The design of watercraft requires a tradeoff among internal capacity (
tonnage), speed and
seaworthiness. Tonnage is important for transport of goods, speed is important for
warships and racing vessels, and the degree of seaworthiness varies according to the bodies of water on which a watercraft is used. Regulations apply to larger watercraft, to avoid
foundering at sea and other problems. Design technologies include the use of
computer modeling and
ship model basin testing before construction.
Watercraft propulsion can be divided into five categories.
Water power is used by drifting with a river current or a tidal stream. An anchor or weight may be lowered to provide enough
steerage way to keep in the best part of the current (as in
drudging) or paddles or poles might be used to keep position.
Human effort is used through a
pole pushing against the bottom of shallow water, or
oars operating in the surface of the water.
Towing is used, either from the land, such as the bank of a
canal, with the motive power provided by
draught animals, humans or machinery, or one watercraft may tow another.
Mechanical propulsion uses a
motor whose power is derived from burning a fuel or stored energy such as batteries. This power is commonly converted into propulsion by
propellers or by
water jets, with
paddle wheels being a largely historical method.: 33
Any one watercraft might use more than one of these methods at different times or in conjunction with each other. For instance, early steamships often set sails to work alongside the engine power. Before steam tugs became common, sailing vessels would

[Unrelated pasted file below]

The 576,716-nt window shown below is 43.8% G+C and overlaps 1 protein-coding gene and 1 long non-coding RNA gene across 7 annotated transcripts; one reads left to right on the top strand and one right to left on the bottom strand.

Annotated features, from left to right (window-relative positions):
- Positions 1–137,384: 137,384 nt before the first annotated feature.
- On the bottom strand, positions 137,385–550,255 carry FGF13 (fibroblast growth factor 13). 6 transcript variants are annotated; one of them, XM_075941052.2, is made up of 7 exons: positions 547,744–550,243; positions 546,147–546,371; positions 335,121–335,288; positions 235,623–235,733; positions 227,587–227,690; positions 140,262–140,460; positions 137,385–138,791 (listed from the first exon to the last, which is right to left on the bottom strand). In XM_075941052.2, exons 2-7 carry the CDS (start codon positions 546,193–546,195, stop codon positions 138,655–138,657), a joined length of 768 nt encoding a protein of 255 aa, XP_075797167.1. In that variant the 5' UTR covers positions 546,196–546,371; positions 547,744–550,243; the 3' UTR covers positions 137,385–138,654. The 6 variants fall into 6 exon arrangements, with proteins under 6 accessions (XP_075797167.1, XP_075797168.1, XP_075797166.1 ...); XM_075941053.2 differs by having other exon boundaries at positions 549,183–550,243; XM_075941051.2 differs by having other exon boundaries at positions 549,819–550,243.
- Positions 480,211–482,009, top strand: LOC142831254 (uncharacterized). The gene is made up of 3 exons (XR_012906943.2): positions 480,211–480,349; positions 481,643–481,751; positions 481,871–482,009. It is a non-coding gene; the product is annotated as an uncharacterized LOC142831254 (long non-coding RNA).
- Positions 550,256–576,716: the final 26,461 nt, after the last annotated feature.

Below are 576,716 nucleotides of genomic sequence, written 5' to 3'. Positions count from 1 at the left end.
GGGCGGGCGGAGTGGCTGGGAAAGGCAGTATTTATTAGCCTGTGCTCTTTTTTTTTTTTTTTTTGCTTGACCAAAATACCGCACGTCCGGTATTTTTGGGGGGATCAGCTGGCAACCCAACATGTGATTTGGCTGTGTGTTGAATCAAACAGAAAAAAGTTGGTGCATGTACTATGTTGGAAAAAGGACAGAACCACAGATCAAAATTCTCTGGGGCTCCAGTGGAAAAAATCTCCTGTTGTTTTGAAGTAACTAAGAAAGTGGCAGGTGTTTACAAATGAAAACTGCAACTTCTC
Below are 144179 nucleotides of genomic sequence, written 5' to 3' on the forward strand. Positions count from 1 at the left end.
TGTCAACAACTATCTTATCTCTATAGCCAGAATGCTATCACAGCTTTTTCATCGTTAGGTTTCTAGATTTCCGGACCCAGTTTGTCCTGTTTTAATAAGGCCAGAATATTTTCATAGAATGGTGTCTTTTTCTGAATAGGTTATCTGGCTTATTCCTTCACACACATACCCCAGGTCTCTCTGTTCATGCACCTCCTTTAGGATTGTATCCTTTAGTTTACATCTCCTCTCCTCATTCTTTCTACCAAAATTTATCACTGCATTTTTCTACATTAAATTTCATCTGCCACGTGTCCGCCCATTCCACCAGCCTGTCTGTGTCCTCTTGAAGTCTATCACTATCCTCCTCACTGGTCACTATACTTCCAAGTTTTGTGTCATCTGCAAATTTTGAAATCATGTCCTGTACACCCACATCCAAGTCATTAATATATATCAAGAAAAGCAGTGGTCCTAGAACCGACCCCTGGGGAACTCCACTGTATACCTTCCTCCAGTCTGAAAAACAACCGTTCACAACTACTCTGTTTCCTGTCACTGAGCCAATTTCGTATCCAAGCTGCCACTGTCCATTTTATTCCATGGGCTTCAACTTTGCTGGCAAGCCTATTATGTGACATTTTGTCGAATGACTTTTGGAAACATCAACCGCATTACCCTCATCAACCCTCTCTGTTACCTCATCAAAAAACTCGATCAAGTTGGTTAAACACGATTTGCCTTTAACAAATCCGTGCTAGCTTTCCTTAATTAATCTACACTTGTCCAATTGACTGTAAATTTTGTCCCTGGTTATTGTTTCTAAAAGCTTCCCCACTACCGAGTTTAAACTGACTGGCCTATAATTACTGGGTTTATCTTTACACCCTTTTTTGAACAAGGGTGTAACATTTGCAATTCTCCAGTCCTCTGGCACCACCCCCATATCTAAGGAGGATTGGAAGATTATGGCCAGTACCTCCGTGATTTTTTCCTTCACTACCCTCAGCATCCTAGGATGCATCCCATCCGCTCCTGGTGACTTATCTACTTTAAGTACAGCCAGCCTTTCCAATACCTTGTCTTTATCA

back and fill their sails to maintain a good position in a tidal stream while drifting with the tide in or out of a river. In a modern
yacht, motor-sailing – travelling under the power of both sails and engine – is a common method of making progress, if only in and out of harbour.: 33–34 : 199–202 
^Tupper, Eric (1996). Introduction to Naval Architecture. Oxford, England: Butterworth-Heinemann.
abMcGrail, Sean (2014). Early ships and seafaring : European water transport. South Yorkshire, England: Pen and Sword Archaeology.
^Harland, John (1984). Seamanship in the Age of Sail: an account of the shiphandling of the sailing man-of-war 1600-1860, based on contemporary sources. London: Conway Maritime Press.